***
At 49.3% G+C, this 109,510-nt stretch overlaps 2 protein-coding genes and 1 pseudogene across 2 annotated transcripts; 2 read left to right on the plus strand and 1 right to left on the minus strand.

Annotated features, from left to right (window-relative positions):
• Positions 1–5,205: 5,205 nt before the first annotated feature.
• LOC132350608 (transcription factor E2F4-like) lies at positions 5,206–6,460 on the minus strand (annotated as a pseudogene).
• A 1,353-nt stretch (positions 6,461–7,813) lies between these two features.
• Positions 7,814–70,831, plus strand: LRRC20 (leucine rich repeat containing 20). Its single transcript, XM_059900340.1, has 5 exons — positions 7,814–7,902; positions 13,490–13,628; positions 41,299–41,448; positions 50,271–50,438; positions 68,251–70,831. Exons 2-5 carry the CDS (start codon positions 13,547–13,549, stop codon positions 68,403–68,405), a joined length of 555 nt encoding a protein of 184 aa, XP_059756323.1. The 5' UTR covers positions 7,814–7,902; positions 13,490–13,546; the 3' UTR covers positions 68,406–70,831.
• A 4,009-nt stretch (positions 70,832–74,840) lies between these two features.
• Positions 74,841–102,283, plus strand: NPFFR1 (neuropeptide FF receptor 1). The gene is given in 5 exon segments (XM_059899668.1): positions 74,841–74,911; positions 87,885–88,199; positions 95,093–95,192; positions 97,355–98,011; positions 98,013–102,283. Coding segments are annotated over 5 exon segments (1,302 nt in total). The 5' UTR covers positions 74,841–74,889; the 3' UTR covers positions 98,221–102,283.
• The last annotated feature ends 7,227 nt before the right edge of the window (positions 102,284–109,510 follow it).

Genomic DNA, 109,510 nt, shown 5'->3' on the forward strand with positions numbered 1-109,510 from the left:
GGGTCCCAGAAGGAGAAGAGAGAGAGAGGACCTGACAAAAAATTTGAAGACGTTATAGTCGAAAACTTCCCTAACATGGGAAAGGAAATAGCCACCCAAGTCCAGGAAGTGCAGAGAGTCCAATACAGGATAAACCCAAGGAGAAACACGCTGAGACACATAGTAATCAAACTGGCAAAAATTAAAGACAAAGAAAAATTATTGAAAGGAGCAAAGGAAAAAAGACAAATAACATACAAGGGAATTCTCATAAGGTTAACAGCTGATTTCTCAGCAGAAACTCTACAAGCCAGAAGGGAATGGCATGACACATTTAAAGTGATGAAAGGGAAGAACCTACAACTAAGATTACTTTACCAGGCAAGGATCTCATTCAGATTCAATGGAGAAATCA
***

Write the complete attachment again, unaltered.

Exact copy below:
At 49.3% G+C, this 109,510-nt stretch overlaps 2 protein-coding genes and 1 pseudogene across 2 annotated transcripts; 2 read left to right on the plus strand and 1 right to left on the minus strand.

Annotated features, from left to right (window-relative positions):
• Positions 1–5,205: 5,205 nt before the first annotated feature.
• LOC132350608 (transcription factor E2F4-like) lies at positions 5,206–6,460 on the minus strand (annotated as a pseudogene).
• A 1,353-nt stretch (positions 6,461–7,813) lies between these two features.
• Positions 7,814–70,831, plus strand: LRRC20 (leucine rich repeat containing 20). Its single transcript, XM_059900340.1, has 5 exons — positions 7,814–7,902; positions 13,490–13,628; positions 41,299–41,448; positions 50,271–50,438; positions 68,251–70,831. Exons 2-5 carry the CDS (start codon positions 13,547–13,549, stop codon positions 68,403–68,405), a joined length of 555 nt encoding a protein of 184 aa, XP_059756323.1. The 5' UTR covers positions 7,814–7,902; positions 13,490–13,546; the 3' UTR covers positions 68,406–70,831.
• A 4,009-nt stretch (positions 70,832–74,840) lies between these two features.
• Positions 74,841–102,283, plus strand: NPFFR1 (neuropeptide FF receptor 1). The gene is given in 5 exon segments (XM_059899668.1): positions 74,841–74,911; positions 87,885–88,199; positions 95,093–95,192; positions 97,355–98,011; positions 98,013–102,283. Coding segments are annotated over 5 exon segments (1,302 nt in total). The 5' UTR covers positions 74,841–74,889; the 3' UTR covers positions 98,221–102,283.
• The last annotated feature ends 7,227 nt before the right edge of the window (positions 102,284–109,510 follow it).

Genomic DNA, 109,510 nt, shown 5'->3' on the forward strand with positions numbered 1-109,510 from the left:
GGGTCCCAGAAGGAGAAGAGAGAGAGAGGACCTGACAAAAAATTTGAAGACGTTATAGTCGAAAACTTCCCTAACATGGGAAAGGAAATAGCCACCCAAGTCCAGGAAGTGCAGAGAGTCCAATACAGGATAAACCCAAGGAGAAACACGCTGAGACACATAGTAATCAAACTGGCAAAAATTAAAGACAAAGAAAAATTATTGAAAGGAGCAAAGGAAAAAAGACAAATAACATACAAGGGAATTCTCATAAGGTTAACAGCTGATTTCTCAGCAGAAACTCTACAAGCCAGAAGGGAATGGCATGACACATTTAAAGTGATGAAAGGGAAGAACCTACAACTAAGATTACTTTACCAGGCAAGGATCTCATTCAGATTCAATGGAGAAATCA